Every two years, whether you’re current or not, you have to complete a biennial flight review with an instructor. The BFR is not a test – there is no such thing as a pass or fail. Your instructor simply needs to feel confident that you’re a competent pilot before endorsing your logbook. But rather than leaving the plans for the BFR up to your instructor you’re better off taking charge of its content. It’s a great opportunity to improve your areas of weakness and your instructor will most likely have no clue what those weaknesses are. Only you do.
So take a few minutes when you schedule your BFR to discuss what areas you would like to focus on. Perhaps you’re an instrument pilot who is very proficient with ILS and GPS approaches, but haven’t flown VOR approaches for a while. It’s also likely that you haven’t done holds in the recent past. And, whether you’re an instrument pilot or not, I would highly suggest doing a few unusual attitudes under the hood since you most definitely can’t practice those maneuvers alone.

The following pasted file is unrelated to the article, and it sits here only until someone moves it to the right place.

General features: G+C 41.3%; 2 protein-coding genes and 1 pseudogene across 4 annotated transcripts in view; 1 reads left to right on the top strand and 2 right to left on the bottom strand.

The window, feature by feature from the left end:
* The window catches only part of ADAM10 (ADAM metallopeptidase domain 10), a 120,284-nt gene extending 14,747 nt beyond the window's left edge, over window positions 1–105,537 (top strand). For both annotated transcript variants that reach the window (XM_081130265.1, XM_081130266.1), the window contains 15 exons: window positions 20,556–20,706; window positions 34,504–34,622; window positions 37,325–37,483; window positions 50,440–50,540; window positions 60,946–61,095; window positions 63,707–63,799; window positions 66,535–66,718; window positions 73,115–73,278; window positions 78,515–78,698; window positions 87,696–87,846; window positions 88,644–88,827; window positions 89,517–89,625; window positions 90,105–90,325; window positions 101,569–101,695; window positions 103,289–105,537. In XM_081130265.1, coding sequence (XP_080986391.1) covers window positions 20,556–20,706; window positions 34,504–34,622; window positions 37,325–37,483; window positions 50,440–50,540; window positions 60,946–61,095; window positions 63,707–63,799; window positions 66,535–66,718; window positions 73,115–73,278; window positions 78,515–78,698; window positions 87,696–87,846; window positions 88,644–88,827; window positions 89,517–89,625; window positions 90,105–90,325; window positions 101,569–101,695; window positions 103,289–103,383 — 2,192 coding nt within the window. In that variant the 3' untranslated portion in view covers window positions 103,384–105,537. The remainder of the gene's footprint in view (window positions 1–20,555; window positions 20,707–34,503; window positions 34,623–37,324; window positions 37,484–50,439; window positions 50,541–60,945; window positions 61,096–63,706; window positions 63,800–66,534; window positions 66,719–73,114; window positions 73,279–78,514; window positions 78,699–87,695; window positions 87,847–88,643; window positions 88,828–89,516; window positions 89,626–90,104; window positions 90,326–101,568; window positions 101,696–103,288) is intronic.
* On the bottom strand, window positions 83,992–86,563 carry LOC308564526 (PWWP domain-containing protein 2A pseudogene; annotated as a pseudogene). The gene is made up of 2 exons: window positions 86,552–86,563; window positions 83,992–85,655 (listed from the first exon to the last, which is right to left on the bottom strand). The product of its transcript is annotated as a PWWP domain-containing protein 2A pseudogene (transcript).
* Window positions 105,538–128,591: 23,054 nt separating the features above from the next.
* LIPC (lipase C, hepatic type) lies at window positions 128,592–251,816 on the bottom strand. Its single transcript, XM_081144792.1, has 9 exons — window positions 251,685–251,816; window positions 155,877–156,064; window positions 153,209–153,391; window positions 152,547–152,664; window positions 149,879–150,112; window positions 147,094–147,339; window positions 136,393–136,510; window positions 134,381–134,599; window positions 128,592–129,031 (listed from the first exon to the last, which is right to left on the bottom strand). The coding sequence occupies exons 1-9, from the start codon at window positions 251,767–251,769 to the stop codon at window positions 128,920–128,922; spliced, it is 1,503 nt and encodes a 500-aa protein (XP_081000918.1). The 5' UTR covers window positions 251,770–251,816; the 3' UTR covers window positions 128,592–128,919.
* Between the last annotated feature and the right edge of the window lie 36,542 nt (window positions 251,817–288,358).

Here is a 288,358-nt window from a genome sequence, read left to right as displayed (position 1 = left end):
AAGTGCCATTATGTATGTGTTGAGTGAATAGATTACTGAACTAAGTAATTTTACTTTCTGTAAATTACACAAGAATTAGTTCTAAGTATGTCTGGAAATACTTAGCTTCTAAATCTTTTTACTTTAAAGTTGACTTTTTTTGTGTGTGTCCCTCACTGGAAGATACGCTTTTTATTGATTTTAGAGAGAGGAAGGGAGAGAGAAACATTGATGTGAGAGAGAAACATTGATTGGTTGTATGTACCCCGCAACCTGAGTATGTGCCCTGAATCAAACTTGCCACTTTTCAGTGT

Other maneuvers that you most likely don’t practice by yourself are stalls and slow flight. Take the opportunity to practice them and remind yourself of proper recovery techniques with an experienced pilot by your side.
If you don’t fly regularly at night, your BFR could be a great time to get recurrent. But realize that your instructor will probably want to see other maneuvers as well, and it’s certainly not a good idea to do stalls at night. Perhaps you can suggest going out to do a few maneuvers just before sunset, do the ground portion of the BFR while it gets dark and then go out again to practice night flight.
Whatever your weak areas are, the BFR is a great opportunity to improve upon them and make yourself a better pilot.